Alexander Dickow

He who sees and listens

A review of Mark Weiss, 'A Suite of Dances'

Detail from ‘Mezzetin’ by Antoine Watteau, ca. 1718–20, pictured also on the cover of ‘A Suite of Dances.’

Suite of Dances is composed of a series of apparently disconnected statements in verse. A slight detour can help highlight the central formal questions at work in this book. In Wittgenstein’s Ladder: Poetic Language and the Strangeness of the Ordinary, Marjorie Perloff describes what Herman Rapaport called “negative serialization”:

Partial objects

Jennifer K. Dick's 'Lilith: A Novel in Fragments'

Author photo (left) courtesy of Jennifer K. Dick.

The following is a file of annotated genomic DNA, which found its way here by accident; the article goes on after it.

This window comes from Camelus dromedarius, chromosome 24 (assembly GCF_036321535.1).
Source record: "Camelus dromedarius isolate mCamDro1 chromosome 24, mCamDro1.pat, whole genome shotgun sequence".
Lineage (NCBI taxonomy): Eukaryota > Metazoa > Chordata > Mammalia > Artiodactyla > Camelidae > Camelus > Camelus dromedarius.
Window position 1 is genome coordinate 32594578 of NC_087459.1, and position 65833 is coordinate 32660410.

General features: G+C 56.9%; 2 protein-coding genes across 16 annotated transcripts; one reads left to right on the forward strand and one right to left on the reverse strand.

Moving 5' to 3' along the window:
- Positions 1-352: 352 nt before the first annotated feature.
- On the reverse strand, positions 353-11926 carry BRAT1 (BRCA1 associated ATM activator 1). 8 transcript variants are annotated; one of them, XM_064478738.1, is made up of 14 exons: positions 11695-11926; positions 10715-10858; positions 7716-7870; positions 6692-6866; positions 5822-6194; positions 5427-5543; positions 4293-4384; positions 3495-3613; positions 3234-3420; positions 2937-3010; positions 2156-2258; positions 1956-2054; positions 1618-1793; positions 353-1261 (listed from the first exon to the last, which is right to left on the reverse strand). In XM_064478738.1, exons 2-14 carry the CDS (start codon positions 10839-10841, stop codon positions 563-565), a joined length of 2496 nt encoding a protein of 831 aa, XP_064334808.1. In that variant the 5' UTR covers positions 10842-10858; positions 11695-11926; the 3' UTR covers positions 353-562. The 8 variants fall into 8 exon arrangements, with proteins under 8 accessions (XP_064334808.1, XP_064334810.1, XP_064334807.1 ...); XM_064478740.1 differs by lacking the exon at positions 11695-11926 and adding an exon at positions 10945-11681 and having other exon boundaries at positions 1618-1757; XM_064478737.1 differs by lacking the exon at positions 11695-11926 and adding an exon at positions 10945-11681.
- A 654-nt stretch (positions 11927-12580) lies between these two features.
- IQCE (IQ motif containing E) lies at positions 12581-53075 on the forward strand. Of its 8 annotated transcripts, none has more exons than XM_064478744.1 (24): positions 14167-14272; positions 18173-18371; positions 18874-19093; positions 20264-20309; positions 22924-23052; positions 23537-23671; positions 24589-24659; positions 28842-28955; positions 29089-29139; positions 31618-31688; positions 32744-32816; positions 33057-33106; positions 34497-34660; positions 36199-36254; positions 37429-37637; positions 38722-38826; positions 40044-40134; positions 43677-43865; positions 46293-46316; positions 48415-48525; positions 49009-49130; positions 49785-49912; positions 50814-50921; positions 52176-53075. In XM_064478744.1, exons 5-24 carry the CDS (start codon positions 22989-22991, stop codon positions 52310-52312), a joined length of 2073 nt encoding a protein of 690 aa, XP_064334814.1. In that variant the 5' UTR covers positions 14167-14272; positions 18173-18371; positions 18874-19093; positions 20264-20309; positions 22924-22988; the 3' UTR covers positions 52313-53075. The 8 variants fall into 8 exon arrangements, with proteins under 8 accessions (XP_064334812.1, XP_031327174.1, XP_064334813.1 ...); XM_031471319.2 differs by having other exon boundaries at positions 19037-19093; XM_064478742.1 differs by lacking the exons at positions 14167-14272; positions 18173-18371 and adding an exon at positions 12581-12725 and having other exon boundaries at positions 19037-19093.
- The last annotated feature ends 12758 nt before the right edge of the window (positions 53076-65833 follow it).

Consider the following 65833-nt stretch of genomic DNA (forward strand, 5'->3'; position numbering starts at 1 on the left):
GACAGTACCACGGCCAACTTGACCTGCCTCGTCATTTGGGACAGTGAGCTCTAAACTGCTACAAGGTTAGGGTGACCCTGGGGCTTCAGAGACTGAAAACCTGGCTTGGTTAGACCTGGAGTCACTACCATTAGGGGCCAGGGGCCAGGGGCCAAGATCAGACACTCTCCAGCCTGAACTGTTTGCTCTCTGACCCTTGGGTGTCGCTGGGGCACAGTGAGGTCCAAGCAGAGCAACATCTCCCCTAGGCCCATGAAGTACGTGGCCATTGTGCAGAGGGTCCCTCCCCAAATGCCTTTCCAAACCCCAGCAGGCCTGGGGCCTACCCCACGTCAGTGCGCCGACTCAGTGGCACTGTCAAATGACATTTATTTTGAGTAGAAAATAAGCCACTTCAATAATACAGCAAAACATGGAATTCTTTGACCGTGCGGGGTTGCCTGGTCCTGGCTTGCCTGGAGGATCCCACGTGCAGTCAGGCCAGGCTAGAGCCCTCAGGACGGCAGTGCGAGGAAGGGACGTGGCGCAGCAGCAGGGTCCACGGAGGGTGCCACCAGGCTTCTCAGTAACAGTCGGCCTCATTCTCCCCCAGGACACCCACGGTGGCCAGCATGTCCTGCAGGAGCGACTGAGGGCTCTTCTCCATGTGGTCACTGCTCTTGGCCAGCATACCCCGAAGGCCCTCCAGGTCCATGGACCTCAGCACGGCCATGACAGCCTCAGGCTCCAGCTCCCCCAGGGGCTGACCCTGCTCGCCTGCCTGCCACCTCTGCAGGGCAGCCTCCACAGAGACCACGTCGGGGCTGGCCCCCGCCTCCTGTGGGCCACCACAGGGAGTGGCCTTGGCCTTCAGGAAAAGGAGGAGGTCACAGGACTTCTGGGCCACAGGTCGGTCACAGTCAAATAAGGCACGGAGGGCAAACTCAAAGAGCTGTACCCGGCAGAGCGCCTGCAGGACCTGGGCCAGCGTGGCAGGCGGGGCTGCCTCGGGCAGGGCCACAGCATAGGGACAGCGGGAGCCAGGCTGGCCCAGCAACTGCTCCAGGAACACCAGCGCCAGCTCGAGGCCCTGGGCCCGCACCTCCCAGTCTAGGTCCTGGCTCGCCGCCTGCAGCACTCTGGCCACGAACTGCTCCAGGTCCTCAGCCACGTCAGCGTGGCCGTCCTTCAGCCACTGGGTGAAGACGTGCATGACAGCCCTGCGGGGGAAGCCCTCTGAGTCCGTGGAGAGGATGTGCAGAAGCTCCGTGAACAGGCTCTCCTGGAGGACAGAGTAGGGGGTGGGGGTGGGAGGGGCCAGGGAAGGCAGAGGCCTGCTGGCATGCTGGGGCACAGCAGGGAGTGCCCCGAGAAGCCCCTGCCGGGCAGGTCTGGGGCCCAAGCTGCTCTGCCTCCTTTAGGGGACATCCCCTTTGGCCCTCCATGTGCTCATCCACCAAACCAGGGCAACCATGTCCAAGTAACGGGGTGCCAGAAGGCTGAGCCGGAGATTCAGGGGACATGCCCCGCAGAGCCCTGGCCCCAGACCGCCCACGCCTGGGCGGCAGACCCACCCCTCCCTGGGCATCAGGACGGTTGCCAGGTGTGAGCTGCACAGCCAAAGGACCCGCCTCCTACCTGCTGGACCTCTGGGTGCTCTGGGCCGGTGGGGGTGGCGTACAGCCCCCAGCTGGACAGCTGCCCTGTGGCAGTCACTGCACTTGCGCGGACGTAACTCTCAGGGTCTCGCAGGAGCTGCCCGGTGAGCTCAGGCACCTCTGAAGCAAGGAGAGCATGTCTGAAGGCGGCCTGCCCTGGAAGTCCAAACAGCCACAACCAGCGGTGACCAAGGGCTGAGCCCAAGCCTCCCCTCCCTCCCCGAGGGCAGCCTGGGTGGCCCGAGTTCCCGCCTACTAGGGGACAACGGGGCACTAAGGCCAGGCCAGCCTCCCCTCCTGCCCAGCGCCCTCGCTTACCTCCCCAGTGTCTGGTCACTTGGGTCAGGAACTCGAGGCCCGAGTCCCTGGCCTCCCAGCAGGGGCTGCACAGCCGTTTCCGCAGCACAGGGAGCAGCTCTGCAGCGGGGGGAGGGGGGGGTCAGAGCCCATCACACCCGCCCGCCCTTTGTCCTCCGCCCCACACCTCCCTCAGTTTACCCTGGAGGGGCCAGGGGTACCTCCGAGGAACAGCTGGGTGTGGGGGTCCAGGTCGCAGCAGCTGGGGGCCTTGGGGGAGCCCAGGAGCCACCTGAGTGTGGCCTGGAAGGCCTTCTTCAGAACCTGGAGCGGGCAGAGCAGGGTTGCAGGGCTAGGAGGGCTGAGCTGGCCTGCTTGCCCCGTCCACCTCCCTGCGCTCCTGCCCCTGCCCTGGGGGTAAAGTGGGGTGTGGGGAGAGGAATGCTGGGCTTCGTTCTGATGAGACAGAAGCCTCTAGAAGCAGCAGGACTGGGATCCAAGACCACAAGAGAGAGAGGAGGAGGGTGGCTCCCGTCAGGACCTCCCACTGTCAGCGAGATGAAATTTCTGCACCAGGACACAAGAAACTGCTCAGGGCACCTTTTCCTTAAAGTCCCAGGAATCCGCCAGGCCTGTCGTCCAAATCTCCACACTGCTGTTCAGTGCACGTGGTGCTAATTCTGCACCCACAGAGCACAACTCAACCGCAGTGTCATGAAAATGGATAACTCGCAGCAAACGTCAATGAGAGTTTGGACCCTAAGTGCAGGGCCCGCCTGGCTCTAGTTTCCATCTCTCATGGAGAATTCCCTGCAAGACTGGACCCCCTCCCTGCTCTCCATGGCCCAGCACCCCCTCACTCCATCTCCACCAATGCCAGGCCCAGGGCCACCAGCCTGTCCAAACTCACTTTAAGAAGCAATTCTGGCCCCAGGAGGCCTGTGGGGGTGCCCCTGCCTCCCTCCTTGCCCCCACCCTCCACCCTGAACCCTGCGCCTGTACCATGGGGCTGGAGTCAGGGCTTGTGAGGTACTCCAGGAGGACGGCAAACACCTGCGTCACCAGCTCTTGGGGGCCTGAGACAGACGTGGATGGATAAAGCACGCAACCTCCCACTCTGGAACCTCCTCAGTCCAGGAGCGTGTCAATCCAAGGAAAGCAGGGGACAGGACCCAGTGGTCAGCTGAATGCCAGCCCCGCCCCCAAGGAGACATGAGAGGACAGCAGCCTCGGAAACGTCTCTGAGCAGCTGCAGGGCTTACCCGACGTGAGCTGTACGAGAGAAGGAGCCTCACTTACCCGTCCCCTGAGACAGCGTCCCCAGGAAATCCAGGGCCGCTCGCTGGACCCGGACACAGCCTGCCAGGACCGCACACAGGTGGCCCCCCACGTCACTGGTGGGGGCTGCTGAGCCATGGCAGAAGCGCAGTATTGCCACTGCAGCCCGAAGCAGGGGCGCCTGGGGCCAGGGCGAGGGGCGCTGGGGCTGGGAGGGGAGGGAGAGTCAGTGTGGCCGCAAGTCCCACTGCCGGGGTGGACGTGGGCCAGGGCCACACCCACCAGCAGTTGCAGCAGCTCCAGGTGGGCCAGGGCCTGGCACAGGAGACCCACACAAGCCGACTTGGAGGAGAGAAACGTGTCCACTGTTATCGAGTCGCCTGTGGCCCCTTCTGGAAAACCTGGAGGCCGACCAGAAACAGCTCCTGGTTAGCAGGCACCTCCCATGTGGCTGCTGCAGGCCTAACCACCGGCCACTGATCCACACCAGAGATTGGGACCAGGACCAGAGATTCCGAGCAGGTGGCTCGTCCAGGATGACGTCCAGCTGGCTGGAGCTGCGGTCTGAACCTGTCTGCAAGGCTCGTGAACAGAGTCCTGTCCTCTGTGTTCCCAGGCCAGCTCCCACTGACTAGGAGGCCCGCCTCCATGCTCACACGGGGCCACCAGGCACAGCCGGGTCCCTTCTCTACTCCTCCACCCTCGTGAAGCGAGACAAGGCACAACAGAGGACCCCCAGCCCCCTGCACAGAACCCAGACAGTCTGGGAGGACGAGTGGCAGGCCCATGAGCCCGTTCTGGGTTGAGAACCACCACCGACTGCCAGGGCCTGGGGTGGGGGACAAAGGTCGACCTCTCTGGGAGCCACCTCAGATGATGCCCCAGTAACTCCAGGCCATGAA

Artifact, from the Latin arte, “by or using art,” + factum, “something made.” But an “artefact,” in French, is also something accidental, a residual effect created by human beings that distorts observation of a natural phenomenon, like footsteps distorting a seismic measurement. Jennifer K. Dick’s Lilith revolves in part around this ambiguous status between the accidental and the deliberately formed: the reader encounters a series of enigmatic textual objects that seem alternately laden with meaning.

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